The suburbs may “have no charms to soothe the restless dreams of youth” but North York provided an inspirational backdrop for Geddy Lee and Alex Lifeson as they created iconic Canadian band Rush some 45 years ago.
Now, Lee and Lifeson are expected to be honoured when a unique creative space in Willowdale is named the Lee Lifeson Art Park.
A report on the proposed name is scheduled to come before North York community council Aug. 12.
The name has been applauded by residents at two community meetings and Lee and Lifeson are pleased with the honour, Willowdale Councillor John Filion said.
“They were wonderful about it. They asked a lot of questions,” he said about meeting with the band mates about the idea in May.
“They said they would be honoured to have a park like this named after them.”
The park will be built next year northeast of Yonge Street and Sheppard Avenue between Hillcrest and Princess avenue, east of Gladys Allison Place.
While it will be a local space meant for area residents, it will be more than an ordinary park.
“Two years ago, I came up with the idea to create a park that would focus on the arts and would be a celebration of creativity, where people could go to be creative or go to enjoy others’ creativity,” Filion said.
“All the arts will be represented there but the focus will be on music and sound. This is really a new concept, there isn’t a prototype anywhere. It’s nothing we’re copying from anywhere else.”
When it came time to think of a name for the park, Lee and Lifeson’s names “just jumped off the page,” Filion said.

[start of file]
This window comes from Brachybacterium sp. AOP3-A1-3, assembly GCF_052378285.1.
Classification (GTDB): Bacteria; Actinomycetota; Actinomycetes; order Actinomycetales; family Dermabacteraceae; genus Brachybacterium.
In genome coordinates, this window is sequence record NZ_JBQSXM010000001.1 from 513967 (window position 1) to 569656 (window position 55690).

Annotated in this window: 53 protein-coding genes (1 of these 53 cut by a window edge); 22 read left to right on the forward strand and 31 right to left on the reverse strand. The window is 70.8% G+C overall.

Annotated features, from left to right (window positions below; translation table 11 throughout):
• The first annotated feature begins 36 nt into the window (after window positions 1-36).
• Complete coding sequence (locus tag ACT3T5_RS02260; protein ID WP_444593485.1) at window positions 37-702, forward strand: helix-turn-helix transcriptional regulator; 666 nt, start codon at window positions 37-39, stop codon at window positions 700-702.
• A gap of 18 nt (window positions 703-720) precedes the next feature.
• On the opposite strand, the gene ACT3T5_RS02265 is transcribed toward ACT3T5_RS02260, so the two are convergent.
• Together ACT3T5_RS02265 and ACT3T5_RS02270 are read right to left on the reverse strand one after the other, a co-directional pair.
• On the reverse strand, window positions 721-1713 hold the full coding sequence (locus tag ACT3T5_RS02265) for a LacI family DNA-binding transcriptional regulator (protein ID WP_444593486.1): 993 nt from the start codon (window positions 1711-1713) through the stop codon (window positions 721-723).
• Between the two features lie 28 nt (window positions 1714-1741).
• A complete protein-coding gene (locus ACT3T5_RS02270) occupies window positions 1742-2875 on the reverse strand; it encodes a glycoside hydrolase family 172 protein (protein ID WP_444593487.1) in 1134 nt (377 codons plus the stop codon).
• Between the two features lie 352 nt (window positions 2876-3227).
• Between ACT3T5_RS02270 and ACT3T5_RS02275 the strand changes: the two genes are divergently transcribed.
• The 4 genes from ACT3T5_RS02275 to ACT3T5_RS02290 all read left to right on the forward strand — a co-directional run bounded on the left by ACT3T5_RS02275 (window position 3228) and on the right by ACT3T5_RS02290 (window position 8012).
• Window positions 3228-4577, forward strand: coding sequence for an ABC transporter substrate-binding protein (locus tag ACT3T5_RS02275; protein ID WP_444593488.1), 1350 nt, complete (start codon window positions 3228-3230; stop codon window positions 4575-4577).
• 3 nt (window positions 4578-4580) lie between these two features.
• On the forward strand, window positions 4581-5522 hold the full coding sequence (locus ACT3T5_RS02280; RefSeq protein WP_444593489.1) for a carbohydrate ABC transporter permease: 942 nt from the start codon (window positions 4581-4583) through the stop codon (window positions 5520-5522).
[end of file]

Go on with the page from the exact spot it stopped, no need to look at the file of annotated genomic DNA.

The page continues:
Lead singer and bass and keyboard player Lee and lead guitar player Lifeson make up two-thirds of Rush.
The trio also includes drummer and lyricist Neil Peart.
Lee and Lifeson launched Rush as students of Fisherville Junior High School, northeast of Bathurst Street and Drewry Avenue, in the late 1960s.
“All their early rehearsals were at their parents’ homes in Willowdale. Most of their early gigs were at local high schools, like Earl Haig,” Filion said.
“They’re very connected to Willowdale and they’re very renowned musicians.”
Rush was inducted into the Rock and Roll Hall of Fame in 2013.
Saying he is a bit too old to have grown up listening to Rush, Filion is familiar with the band’s music but has become more of a fan since the idea of naming the park after Lee and Lifeson surfaced.
“I’m beyond impressed how intricate their music is with a three-member band,” he said.
His favourite song is Subdivisions.
Filion dismissed suggestions the name of the park may be confusing if people think it is named after someone named Lee Lifeson as opposed to the surnames of the two Rush members.
“If it’s confusing, I don’t think it will be confusing for long,” he said.
He is looking forward to the opening of the park.
“It’s going to be a really amazing park. We’re going to be involving local artists of every type,” he said.
“It will be a place to celebrate creativity. It will be a real asset to the community.”